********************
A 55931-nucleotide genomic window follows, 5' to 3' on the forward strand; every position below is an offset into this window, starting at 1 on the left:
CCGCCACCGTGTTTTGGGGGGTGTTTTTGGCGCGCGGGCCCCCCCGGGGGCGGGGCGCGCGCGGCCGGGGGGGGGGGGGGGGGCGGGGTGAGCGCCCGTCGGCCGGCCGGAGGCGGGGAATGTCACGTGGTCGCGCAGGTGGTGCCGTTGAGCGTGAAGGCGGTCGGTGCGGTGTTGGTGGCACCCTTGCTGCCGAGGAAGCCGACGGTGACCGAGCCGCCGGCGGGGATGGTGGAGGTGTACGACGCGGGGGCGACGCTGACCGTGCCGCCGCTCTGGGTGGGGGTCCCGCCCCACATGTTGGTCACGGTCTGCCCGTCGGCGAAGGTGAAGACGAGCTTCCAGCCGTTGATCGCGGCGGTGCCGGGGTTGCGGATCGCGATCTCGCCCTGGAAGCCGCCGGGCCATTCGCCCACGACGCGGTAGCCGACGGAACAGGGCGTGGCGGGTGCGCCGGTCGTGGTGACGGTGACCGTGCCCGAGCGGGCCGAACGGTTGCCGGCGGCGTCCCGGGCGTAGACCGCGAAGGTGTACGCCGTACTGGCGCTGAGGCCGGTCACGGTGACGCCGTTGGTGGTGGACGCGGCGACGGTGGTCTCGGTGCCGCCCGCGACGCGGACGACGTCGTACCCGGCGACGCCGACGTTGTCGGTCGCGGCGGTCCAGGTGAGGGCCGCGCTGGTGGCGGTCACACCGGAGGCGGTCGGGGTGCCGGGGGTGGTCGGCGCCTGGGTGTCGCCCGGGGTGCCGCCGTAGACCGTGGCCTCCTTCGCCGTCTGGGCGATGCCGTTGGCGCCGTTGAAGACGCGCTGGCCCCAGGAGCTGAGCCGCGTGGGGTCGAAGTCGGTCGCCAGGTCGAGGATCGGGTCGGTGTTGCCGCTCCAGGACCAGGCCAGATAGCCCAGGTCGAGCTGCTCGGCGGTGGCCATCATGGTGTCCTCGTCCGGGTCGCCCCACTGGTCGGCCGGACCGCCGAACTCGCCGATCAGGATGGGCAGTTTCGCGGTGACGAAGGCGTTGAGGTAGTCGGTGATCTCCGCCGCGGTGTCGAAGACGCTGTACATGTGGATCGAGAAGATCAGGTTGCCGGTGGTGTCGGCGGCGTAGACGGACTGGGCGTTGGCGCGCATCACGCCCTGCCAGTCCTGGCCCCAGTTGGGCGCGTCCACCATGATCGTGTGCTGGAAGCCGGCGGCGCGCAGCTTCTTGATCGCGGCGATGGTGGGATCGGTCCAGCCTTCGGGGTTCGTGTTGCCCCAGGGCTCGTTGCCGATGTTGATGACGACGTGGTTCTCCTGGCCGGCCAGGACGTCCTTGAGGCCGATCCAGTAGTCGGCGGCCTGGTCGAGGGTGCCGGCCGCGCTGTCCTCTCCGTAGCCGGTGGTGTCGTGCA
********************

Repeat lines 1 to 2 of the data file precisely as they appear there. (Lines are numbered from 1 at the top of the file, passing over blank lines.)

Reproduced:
A 55931-nucleotide genomic window follows, 5' to 3' on the forward strand; every position below is an offset into this window, starting at 1 on the left:
CCGCCACCGTGTTTTGGGGGGTGTTTTTGGCGCGCGGGCCCCCCCGGGGGCGGGGCGCGCGCGGCCGGGGGGGGGGGGGGGGGCGGGGTGAGCGCCCGTCGGCCGGCCGGAGGCGGGGAATGTCACGTGGTCGCGCAGGTGGTGCCGTTGAGCGTGAAGGCGGTCGGTGCGGTGTTGGTGGCACCCTTGCTGCCGAGGAAGCCGACGGTGACCGAGCCGCCGGCGGGGATGGTGGAGGTGTACGACGCGGGGGCGACGCTGACCGTGCCGCCGCTCTGGGTGGGGGTCCCGCCCCACATGTTGGTCACGGTCTGCCCGTCGGCGAAGGTGAAGACGAGCTTCCAGCCGTTGATCGCGGCGGTGCCGGGGTTGCGGATCGCGATCTCGCCCTGGAAGCCGCCGGGCCATTCGCCCACGACGCGGTAGCCGACGGAACAGGGCGTGGCGGGTGCGCCGGTCGTGGTGACGGTGACCGTGCCCGAGCGGGCCGAACGGTTGCCGGCGGCGTCCCGGGCGTAGACCGCGAAGGTGTACGCCGTACTGGCGCTGAGGCCGGTCACGGTGACGCCGTTGGTGGTGGACGCGGCGACGGTGGTCTCGGTGCCGCCCGCGACGCGGACGACGTCGTACCCGGCGACGCCGACGTTGTCGGTCGCGGCGGTCCAGGTGAGGGCCGCGCTGGTGGCGGTCACACCGGAGGCGGTCGGGGTGCCGGGGGTGGTCGGCGCCTGGGTGTCGCCCGGGGTGCCGCCGTAGACCGTGGCCTCCTTCGCCGTCTGGGCGATGCCGTTGGCGCCGTTGAAGACGCGCTGGCCCCAGGAGCTGAGCCGCGTGGGGTCGAAGTCGGTCGCCAGGTCGAGGATCGGGTCGGTGTTGCCGCTCCAGGACCAGGCCAGATAGCCCAGGTCGAGCTGCTCGGCGGTGGCCATCATGGTGTCCTCGTCCGGGTCGCCCCACTGGTCGGCCGGACCGCCGAACTCGCCGATCAGGATGGGCAGTTTCGCGGTGACGAAGGCGTTGAGGTAGTCGGTGATCTCCGCCGCGGTGTCGAAGACGCTGTACATGTGGATCGAGAAGATCAGGTTGCCGGTGGTGTCGGCGGCGTAGACGGACTGGGCGTTGGCGCGCATCACGCCCTGCCAGTCCTGGCCCCAGTTGGGCGCGTCCACCATGATCGTGTGCTGGAAGCCGGCGGCGCGCAGCTTCTTGATCGCGGCGATGGTGGGATCGGTCCAGCCTTCGGGGTTCGTGTTGCCCCAGGGCTCGTTGCCGATGTTGATGACGACGTGGTTCTCCTGGCCGGCCAGGACGTCCTTGAGGCCGATCCAGTAGTCGGCGGCCTGGTCGAGGGTGCCGGCCGCGCTGTCCTCTCCGTAGCCGGTGGTGTCGTGCA